VATICAN CITY (Reuters) - Pope Francis has said men studying for the Roman Catholic priesthood should be properly trained or the Church could risk “creating little monsters” more concerned with their careers than serving people.
In comments made in November but only published on Friday, Francis also said priests should leave their comfort zone and get out among people on the margins of society, otherwise they may turn into “abstract ideologists”.
The Italian Jesuit journal Civilta Cattolica published an exclusive text of the comments, made in a three-hour, closed-door meeting the Argentinian-born pontiff had in late November with heads of orders of priests from around the world.
“Formation (of future priests) is a work of art, not a police action. We must form their hearts. Otherwise we are creating little monsters. And then these little monsters mould the people of God. This really gives me goose bumps,” he said.
Since his election in 2013 as the first non-European pope in 1,300 years, Francis has been prodding priests, nuns and bishops to think less about their careers in the Church and to listen more to the needs of ordinary Catholics, especially the poor.
Taking over an institution reeling from child sex abuse, financial and other scandals and losing members to other religions, Francis has tried to refocus on the basic Christian teachings of compassion, simplicity and humility.
His conversation with the members of the Union of Superiors General is important because they will transmit his wishes directly to priests in their religious orders around the world.
Francis said men should not enter the priesthood to seek a comfortable life or to rise up the clerical career ladder.
“The ghost to fight against is the image of religious life understood as an escape or hiding place in face of an ‘external’ difficult and complex world,” he told them.
He made a brief, indirect reference to the sexual abuse crisis, saying a man who has been asked to leave one seminary should not be admitted to another easily.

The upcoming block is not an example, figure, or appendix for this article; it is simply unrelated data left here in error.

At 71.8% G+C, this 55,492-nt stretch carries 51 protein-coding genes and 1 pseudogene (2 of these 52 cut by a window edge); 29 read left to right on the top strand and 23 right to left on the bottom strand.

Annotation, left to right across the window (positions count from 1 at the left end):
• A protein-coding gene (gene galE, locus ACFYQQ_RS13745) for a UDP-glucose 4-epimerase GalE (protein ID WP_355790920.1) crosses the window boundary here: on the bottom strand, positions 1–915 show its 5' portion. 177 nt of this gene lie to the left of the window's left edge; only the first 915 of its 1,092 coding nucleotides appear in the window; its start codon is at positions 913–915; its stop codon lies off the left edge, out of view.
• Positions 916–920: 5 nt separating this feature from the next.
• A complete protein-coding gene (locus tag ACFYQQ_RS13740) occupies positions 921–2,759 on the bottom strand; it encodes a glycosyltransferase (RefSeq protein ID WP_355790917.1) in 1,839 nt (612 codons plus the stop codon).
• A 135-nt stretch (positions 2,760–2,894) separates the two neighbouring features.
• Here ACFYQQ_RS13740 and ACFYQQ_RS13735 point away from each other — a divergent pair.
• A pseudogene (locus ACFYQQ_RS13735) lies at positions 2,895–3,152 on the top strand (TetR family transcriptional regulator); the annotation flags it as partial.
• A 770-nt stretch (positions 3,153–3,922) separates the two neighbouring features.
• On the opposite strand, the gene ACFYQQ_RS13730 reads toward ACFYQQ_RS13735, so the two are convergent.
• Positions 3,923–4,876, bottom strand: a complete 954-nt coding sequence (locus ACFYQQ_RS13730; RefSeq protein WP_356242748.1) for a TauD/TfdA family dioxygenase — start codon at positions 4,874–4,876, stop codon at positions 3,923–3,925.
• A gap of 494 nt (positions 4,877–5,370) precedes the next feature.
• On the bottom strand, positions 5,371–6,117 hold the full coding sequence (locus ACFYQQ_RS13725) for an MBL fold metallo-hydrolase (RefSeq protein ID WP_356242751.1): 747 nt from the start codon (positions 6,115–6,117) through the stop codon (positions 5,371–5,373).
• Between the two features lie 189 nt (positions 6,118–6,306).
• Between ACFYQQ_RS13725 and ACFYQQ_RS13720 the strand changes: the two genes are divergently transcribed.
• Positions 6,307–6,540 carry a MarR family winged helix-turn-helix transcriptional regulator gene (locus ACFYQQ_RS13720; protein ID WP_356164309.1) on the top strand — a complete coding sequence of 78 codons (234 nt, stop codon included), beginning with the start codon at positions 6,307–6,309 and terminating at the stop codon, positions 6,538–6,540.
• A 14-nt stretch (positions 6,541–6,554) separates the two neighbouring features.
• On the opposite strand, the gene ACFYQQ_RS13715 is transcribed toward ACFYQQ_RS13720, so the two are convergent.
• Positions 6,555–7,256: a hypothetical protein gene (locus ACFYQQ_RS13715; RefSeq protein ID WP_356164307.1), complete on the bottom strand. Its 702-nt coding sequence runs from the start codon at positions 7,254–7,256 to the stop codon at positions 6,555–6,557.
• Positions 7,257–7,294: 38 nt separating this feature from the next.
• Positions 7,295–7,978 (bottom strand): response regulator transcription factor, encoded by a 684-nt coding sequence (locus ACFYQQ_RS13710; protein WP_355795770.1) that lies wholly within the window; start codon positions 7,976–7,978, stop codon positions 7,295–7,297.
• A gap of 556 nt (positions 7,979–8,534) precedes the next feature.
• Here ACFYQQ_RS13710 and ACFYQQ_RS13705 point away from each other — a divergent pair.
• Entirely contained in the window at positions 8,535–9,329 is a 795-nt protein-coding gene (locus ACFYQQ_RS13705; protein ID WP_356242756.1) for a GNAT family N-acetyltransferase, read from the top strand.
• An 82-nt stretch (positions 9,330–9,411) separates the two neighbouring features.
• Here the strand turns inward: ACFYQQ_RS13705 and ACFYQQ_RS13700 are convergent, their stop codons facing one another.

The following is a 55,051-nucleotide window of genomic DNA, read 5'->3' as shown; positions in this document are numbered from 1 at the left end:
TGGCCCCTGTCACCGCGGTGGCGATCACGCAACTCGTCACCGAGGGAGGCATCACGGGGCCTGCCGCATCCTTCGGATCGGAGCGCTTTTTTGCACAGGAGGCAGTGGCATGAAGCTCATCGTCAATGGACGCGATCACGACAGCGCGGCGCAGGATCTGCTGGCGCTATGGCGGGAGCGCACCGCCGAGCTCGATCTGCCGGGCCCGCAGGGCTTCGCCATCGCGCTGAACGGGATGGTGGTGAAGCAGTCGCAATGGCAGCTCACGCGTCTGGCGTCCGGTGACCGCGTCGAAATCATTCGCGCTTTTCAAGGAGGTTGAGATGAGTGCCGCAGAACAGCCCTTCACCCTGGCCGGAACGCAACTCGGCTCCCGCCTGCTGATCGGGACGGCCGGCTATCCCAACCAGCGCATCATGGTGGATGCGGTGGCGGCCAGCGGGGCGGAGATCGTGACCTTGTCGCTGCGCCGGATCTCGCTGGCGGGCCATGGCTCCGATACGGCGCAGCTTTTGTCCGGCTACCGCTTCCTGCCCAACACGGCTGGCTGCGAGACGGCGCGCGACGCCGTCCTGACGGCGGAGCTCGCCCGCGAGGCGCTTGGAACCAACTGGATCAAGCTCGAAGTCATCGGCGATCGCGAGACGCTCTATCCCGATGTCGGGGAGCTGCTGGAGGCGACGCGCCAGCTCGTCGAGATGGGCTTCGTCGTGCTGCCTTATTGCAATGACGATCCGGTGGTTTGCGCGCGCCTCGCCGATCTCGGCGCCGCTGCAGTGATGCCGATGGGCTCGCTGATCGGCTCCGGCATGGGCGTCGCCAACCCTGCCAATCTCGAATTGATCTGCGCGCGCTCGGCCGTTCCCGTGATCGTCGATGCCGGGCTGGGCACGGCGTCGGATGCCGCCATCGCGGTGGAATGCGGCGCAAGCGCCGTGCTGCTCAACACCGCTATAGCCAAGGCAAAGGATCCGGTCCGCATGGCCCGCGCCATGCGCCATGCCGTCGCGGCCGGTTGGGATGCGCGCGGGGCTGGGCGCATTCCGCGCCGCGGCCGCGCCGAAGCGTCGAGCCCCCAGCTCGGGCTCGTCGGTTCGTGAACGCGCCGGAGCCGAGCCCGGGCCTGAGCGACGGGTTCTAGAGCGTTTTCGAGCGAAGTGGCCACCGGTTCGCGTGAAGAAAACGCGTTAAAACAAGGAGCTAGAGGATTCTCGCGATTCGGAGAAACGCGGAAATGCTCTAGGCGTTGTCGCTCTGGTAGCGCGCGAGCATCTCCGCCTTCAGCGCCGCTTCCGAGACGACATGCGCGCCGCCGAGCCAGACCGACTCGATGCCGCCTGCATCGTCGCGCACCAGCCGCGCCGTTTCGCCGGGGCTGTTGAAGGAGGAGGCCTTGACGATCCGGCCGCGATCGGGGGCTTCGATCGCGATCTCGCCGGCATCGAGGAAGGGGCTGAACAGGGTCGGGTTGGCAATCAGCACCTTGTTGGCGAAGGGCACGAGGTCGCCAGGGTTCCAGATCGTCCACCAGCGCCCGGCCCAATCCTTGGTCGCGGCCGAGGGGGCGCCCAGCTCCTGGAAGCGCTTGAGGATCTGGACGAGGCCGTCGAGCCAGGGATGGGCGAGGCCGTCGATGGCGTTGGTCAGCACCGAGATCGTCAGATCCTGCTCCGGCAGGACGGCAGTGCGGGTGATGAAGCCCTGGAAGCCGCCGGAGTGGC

Francis said priests had to have “real contact with the poor” and other marginalized members of society.
“This is really very important to me: the need to become acquainted with reality by experience, to spend time walking on the periphery in order really to become acquainted with the reality and life-experiences of people,” he told them.
“If this does not happen we then run the risk of being abstract ideologists or fundamentalists, which is not healthy.”
The leader of the world’s 1.2 billion Roman Catholics has set a new tone in the Vatican, rejecting the lush papal residence his predecessors used and opting for a small suite in a Vatican guest house, where he eats in the common dining hall.
Civilta Cattolica is the same periodical that ran a landmark interview with Francis in September in which he said the Church must shake off an obsession with teachings on abortion, contraception and homosexuality and become more merciful.
Francis, known as the “slum bishop” in Argentina because of his work among the poor, said reaching out to marginalized people was “the most concrete way of imitating Jesus”.
His own first visits after moving to the Vatican were to a jail for juveniles and to the southern Italian island of Lampedusa to pay tribute to impoverished immigrants who have died trying to get to Europe.
Francis has said several times since his election that he feels the Vatican is too self-centered and needs to change.
A committee of eight cardinals from around the world that he has appointed to advise him on how to reform the central Vatican administration, know as the Curia, is due to submit its recommendations in February.
Editing by Gareth Jones